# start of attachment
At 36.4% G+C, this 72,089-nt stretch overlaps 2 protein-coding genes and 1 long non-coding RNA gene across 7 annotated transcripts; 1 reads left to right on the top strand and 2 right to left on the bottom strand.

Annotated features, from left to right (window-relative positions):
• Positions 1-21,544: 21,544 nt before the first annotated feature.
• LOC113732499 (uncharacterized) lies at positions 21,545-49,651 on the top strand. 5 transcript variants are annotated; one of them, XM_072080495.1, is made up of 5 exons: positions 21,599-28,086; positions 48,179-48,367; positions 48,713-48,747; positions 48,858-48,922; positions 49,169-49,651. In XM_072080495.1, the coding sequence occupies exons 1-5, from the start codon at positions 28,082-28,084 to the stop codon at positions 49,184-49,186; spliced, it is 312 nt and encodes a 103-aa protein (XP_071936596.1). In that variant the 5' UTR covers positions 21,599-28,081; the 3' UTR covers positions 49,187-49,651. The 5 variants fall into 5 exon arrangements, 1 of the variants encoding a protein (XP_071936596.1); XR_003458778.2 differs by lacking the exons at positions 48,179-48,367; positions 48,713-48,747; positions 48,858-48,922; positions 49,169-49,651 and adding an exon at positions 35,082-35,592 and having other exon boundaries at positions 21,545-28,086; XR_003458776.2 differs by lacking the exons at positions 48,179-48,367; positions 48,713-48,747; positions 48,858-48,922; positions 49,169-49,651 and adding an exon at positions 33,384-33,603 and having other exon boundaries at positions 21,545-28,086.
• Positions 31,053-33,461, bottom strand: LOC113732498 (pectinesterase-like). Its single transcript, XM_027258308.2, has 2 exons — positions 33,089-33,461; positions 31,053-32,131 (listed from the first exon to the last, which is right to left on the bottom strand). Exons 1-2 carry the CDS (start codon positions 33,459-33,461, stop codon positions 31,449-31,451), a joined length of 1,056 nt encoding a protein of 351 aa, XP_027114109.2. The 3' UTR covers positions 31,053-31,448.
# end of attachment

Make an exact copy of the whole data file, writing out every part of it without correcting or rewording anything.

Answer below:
At 36.4% G+C, this 72,089-nt stretch overlaps 2 protein-coding genes and 1 long non-coding RNA gene across 7 annotated transcripts; 1 reads left to right on the top strand and 2 right to left on the bottom strand.

Annotated features, from left to right (window-relative positions):
• Positions 1-21,544: 21,544 nt before the first annotated feature.
• LOC113732499 (uncharacterized) lies at positions 21,545-49,651 on the top strand. 5 transcript variants are annotated; one of them, XM_072080495.1, is made up of 5 exons: positions 21,599-28,086; positions 48,179-48,367; positions 48,713-48,747; positions 48,858-48,922; positions 49,169-49,651. In XM_072080495.1, the coding sequence occupies exons 1-5, from the start codon at positions 28,082-28,084 to the stop codon at positions 49,184-49,186; spliced, it is 312 nt and encodes a 103-aa protein (XP_071936596.1). In that variant the 5' UTR covers positions 21,599-28,081; the 3' UTR covers positions 49,187-49,651. The 5 variants fall into 5 exon arrangements, 1 of the variants encoding a protein (XP_071936596.1); XR_003458778.2 differs by lacking the exons at positions 48,179-48,367; positions 48,713-48,747; positions 48,858-48,922; positions 49,169-49,651 and adding an exon at positions 35,082-35,592 and having other exon boundaries at positions 21,545-28,086; XR_003458776.2 differs by lacking the exons at positions 48,179-48,367; positions 48,713-48,747; positions 48,858-48,922; positions 49,169-49,651 and adding an exon at positions 33,384-33,603 and having other exon boundaries at positions 21,545-28,086.
• Positions 31,053-33,461, bottom strand: LOC113732498 (pectinesterase-like). Its single transcript, XM_027258308.2, has 2 exons — positions 33,089-33,461; positions 31,053-32,131 (listed from the first exon to the last, which is right to left on the bottom strand). Exons 1-2 carry the CDS (start codon positions 33,459-33,461, stop codon positions 31,449-31,451), a joined length of 1,056 nt encoding a protein of 351 aa, XP_027114109.2. The 3' UTR covers positions 31,053-31,448.